One of the pleasures of the BBC Proms is to survey the current state of our regional orchestras. After a brilliant performance by Vassily Petrenko and the Royal Liverpool Philharmonic Orchestra a fortnight ago, I was really looking forward to the Hallé's visit with Sir Mark Elder on Saturday. With a balanced programme of Berlioz, Elgar, Beethoven's “Eroica” Symphony and a work by Helen Grime, their Associate Composer, the prospects were good. Yet, at the end of the concert, I felt curiously unfulfilled.

Let me make this clear: the Hallé is an excellent orchestra with great technical discipline and a warm and polished sound, especially in the strings. There are some weaknesses in the woodwind section, particularly in their projection in the vast space of the Royal Albert Hall, but the principal oboe shone especially in the Beethoven. The brass has a mellow and rounded sound and they displayed versatility in the Berlioz and Grime's Near Midnight. So, my dissatisfaction stemmed more from the interpretative side.

Berlioz's overture Le corsaire is not the easiest of concert openers, although it can be effective. Elder and the Hallé performed with technical precision, strong articulation and clarity (even in the tricky acoustics of the Royal Albert Hall) but didn't bring out enough of the flair and swagger necessary for a work about a wild sea-adventurer.

They were altogether more successful in their next piece, Elgar's song-cycle Sea Pictures. Elgar's work has been explored extensively by Elder and the orchestra during his directorship and they portrayed the different colours and moods of the sea with wonderful subtlety. The soloist was the popular mezzo-soprano Alice Coote, who gave an engaging performance and had the audience really listening to every word. As is well known, the work was originally composed for Clara Butt, a contralto (a rare breed these days) who would have had a fuller sound in the low-lying melodies, but Coote compensated with a sense of nobility and drama, especially in the last song “The Swimmer”.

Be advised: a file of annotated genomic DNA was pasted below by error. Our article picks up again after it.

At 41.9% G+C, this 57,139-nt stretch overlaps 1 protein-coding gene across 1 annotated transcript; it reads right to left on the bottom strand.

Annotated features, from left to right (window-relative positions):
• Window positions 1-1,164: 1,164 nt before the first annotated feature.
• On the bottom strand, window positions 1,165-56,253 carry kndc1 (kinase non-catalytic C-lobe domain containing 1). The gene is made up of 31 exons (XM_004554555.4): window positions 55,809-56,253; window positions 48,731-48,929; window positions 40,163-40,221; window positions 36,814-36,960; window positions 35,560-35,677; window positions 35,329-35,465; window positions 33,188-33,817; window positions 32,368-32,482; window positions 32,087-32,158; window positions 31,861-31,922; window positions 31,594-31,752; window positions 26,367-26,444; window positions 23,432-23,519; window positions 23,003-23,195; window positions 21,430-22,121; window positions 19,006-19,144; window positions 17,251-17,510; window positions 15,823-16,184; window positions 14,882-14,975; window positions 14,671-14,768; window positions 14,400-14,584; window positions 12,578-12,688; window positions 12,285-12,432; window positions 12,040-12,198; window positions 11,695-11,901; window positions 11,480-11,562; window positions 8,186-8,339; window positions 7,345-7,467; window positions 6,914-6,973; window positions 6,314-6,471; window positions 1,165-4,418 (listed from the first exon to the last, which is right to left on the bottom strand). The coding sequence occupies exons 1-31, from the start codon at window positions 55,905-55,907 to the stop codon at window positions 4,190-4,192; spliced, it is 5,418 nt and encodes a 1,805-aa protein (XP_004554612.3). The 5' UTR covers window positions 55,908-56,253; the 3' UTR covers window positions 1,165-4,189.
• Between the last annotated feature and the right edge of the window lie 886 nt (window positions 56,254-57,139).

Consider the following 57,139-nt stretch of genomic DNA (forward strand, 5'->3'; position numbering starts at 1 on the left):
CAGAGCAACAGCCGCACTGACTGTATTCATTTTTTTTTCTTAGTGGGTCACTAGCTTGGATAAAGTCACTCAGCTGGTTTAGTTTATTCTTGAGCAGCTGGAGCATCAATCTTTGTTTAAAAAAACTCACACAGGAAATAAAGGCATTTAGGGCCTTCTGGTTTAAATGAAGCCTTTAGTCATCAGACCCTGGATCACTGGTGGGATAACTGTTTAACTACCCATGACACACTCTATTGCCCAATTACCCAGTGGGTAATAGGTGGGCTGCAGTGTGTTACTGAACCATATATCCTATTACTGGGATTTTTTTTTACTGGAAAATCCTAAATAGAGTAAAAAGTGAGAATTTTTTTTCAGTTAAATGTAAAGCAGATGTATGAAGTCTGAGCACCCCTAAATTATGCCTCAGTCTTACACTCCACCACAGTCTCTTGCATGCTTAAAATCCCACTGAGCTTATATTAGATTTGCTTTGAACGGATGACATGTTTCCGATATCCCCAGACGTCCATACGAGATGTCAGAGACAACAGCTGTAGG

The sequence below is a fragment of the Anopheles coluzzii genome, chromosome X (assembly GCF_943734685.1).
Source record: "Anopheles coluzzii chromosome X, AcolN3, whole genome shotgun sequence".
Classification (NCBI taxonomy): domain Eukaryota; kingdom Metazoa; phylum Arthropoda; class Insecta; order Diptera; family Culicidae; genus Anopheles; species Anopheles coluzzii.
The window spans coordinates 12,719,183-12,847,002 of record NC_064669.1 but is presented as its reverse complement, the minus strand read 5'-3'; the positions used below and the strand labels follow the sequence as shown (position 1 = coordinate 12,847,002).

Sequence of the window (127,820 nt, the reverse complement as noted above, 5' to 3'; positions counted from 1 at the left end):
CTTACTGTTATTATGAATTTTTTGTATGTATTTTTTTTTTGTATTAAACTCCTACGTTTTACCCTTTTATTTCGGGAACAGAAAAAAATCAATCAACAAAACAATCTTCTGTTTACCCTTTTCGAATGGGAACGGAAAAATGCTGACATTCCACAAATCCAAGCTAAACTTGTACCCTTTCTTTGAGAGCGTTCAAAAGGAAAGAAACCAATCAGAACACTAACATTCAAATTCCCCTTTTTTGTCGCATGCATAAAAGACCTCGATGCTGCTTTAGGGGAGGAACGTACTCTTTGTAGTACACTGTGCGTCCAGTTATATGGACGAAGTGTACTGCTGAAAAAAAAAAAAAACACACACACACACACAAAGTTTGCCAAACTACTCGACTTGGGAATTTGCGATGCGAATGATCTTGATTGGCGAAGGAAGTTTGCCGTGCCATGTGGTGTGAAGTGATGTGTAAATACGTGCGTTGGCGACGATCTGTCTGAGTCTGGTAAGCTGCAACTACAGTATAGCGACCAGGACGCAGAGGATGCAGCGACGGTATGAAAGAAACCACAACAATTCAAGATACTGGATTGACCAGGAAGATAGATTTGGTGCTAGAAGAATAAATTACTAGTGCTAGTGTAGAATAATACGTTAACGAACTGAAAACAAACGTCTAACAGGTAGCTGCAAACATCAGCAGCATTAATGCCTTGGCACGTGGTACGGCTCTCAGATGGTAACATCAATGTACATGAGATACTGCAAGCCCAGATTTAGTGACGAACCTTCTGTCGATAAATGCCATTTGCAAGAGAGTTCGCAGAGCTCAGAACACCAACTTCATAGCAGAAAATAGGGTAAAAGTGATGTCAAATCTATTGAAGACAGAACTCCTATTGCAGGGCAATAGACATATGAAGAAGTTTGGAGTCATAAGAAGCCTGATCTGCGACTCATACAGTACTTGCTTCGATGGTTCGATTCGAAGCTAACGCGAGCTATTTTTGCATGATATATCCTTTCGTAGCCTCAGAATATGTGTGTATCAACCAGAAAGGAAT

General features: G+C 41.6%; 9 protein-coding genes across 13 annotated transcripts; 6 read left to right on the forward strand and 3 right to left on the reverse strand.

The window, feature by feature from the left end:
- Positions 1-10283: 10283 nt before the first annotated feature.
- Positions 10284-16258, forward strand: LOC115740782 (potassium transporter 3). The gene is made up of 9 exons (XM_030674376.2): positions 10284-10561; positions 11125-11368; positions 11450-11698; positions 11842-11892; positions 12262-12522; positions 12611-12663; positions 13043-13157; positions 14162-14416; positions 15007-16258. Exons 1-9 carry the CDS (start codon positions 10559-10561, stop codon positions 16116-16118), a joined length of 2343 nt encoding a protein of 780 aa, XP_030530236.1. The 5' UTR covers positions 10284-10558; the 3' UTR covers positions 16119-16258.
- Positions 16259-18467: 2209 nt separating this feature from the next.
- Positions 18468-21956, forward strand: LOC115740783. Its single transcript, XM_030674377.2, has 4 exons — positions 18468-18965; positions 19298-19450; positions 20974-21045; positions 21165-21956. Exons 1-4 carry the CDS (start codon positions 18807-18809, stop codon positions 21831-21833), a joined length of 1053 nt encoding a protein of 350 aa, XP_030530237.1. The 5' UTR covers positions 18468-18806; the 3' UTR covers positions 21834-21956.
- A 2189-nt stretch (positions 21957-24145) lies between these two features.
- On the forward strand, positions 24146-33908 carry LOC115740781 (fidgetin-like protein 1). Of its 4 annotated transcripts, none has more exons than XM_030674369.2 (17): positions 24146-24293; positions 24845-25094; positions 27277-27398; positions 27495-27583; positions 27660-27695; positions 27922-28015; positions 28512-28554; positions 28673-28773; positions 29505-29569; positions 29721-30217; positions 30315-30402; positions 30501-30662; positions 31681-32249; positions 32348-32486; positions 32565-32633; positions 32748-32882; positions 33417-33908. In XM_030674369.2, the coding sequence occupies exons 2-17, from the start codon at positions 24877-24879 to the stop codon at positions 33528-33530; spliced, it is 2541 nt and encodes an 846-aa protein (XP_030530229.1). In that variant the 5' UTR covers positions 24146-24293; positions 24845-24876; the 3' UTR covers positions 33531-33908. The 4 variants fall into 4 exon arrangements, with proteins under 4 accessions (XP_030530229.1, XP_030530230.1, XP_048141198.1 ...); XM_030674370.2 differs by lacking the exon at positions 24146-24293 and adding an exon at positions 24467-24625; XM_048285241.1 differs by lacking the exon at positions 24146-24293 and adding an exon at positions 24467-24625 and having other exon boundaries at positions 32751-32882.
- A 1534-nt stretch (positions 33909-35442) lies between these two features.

The second half opened with the London premiere of Helen Grime’s 10-minute nocturnal exploration Near Midnight premièred by the Hallé in Manchester in 2012. It was a solidly constructed piece with attractive use of the brass section – the piece was littered with fanfare-like outbursts which seemed like church bells cutting through the midnight silence. Each of the four main sections has its own sonority, especially the lyrical third section, but they were seamlessly connected. The orchestra, especially the brass section, gave an assured, fine performance.

After this contemporary work, the heroic E flat major chords of Beethoven’s Third Symphony came as a huge aural shock – but a very different sort of shock the Viennese audience would have had at the work’s première. In that sense, we can never listen like the audience of Beethoven’s time, even though bringing back the historical performance practice can help our understanding of the music.

In general, I am a supporter of “historically informed performance”. However on this occasion, somehow Mark Elder’s historically informed approach on modern instruments failed to convince me, which was disappointing because I am usually a great admirer of his conducting. Violins were divided on either side and even the double basses were split – “so that they are on both sides, making a wider circle of strings: it brings a particular immediacy and attack” says Elder in the programme. Maybe this worked in the Bridgewater Hall, but such details were unfortunately lost in the acoustics of the Albert Hall (or at least where I was sitting in the stalls). The orchestra played with pace, precision and detailed articulation, but often they sounded too discliplined and neither the punchiness of Beethoven’s music or the emerging Romanticism came across satisfactorily. There were also some balance issues and at times the woodwind seemed to be drowned by the strings.

The first movement felt quite measured and despite the swift tempo and sharp articulation, Beethoven’s bold harmony shifts seemed underexplored. The Marcia funebre was mostly restrained - not too funereal  -  until Elder brought emotional gravity in the fugal section, taken at a slightly slower pace. The oboe solos were beautifully and poignantly played by Stéphane Rancourt. In the Scherzo, the orchestra finally seemed to liven up and let the sounds project around the hall, led by the valiant horns in the Trio section. The final movement was well paced but again I felt Elder kept too tight a rein. In many aspects it was a fine performance yet I left the hall pondering why I wasn't fulfilled.